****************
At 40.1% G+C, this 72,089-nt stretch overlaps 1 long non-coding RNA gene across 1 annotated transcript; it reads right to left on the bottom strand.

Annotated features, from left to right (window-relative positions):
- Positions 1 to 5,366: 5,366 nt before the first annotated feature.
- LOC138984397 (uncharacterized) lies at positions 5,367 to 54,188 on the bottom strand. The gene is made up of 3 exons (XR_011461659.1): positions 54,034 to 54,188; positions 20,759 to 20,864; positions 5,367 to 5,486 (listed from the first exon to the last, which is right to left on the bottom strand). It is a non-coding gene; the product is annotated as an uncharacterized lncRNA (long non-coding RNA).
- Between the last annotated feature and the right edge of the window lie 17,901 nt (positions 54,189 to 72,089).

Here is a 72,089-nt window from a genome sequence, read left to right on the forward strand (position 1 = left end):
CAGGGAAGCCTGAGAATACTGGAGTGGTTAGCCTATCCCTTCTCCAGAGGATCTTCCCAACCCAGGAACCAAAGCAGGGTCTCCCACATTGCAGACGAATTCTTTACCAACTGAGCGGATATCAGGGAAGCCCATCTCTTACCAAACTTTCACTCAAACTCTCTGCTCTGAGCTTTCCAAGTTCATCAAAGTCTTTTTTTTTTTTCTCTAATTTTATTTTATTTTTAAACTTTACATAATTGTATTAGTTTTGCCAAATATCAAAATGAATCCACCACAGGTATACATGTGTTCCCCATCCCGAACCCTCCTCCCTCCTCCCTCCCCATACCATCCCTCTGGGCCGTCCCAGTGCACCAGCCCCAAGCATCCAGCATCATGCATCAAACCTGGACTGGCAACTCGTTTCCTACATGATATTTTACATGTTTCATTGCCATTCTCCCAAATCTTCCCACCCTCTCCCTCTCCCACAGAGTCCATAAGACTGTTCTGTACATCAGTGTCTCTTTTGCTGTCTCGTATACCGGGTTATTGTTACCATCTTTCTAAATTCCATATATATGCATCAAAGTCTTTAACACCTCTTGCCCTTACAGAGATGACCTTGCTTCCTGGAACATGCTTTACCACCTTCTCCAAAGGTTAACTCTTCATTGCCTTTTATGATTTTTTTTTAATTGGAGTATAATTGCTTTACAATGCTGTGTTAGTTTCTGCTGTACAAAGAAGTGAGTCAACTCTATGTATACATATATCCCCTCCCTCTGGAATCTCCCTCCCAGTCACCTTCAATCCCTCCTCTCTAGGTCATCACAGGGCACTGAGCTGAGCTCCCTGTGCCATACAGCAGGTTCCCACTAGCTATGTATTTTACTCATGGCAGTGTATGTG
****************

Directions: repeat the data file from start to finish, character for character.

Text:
At 40.1% G+C, this 72,089-nt stretch overlaps 1 long non-coding RNA gene across 1 annotated transcript; it reads right to left on the bottom strand.

Annotated features, from left to right (window-relative positions):
- Positions 1 to 5,366: 5,366 nt before the first annotated feature.
- LOC138984397 (uncharacterized) lies at positions 5,367 to 54,188 on the bottom strand. The gene is made up of 3 exons (XR_011461659.1): positions 54,034 to 54,188; positions 20,759 to 20,864; positions 5,367 to 5,486 (listed from the first exon to the last, which is right to left on the bottom strand). It is a non-coding gene; the product is annotated as an uncharacterized lncRNA (long non-coding RNA).
- Between the last annotated feature and the right edge of the window lie 17,901 nt (positions 54,189 to 72,089).

Here is a 72,089-nt window from a genome sequence, read left to right on the forward strand (position 1 = left end):
CAGGGAAGCCTGAGAATACTGGAGTGGTTAGCCTATCCCTTCTCCAGAGGATCTTCCCAACCCAGGAACCAAAGCAGGGTCTCCCACATTGCAGACGAATTCTTTACCAACTGAGCGGATATCAGGGAAGCCCATCTCTTACCAAACTTTCACTCAAACTCTCTGCTCTGAGCTTTCCAAGTTCATCAAAGTCTTTTTTTTTTTTCTCTAATTTTATTTTATTTTTAAACTTTACATAATTGTATTAGTTTTGCCAAATATCAAAATGAATCCACCACAGGTATACATGTGTTCCCCATCCCGAACCCTCCTCCCTCCTCCCTCCCCATACCATCCCTCTGGGCCGTCCCAGTGCACCAGCCCCAAGCATCCAGCATCATGCATCAAACCTGGACTGGCAACTCGTTTCCTACATGATATTTTACATGTTTCATTGCCATTCTCCCAAATCTTCCCACCCTCTCCCTCTCCCACAGAGTCCATAAGACTGTTCTGTACATCAGTGTCTCTTTTGCTGTCTCGTATACCGGGTTATTGTTACCATCTTTCTAAATTCCATATATATGCATCAAAGTCTTTAACACCTCTTGCCCTTACAGAGATGACCTTGCTTCCTGGAACATGCTTTACCACCTTCTCCAAAGGTTAACTCTTCATTGCCTTTTATGATTTTTTTTTAATTGGAGTATAATTGCTTTACAATGCTGTGTTAGTTTCTGCTGTACAAAGAAGTGAGTCAACTCTATGTATACATATATCCCCTCCCTCTGGAATCTCCCTCCCAGTCACCTTCAATCCCTCCTCTCTAGGTCATCACAGGGCACTGAGCTGAGCTCCCTGTGCCATACAGCAGGTTCCCACTAGCTATGTATTTTACTCATGGCAGTGTATGTG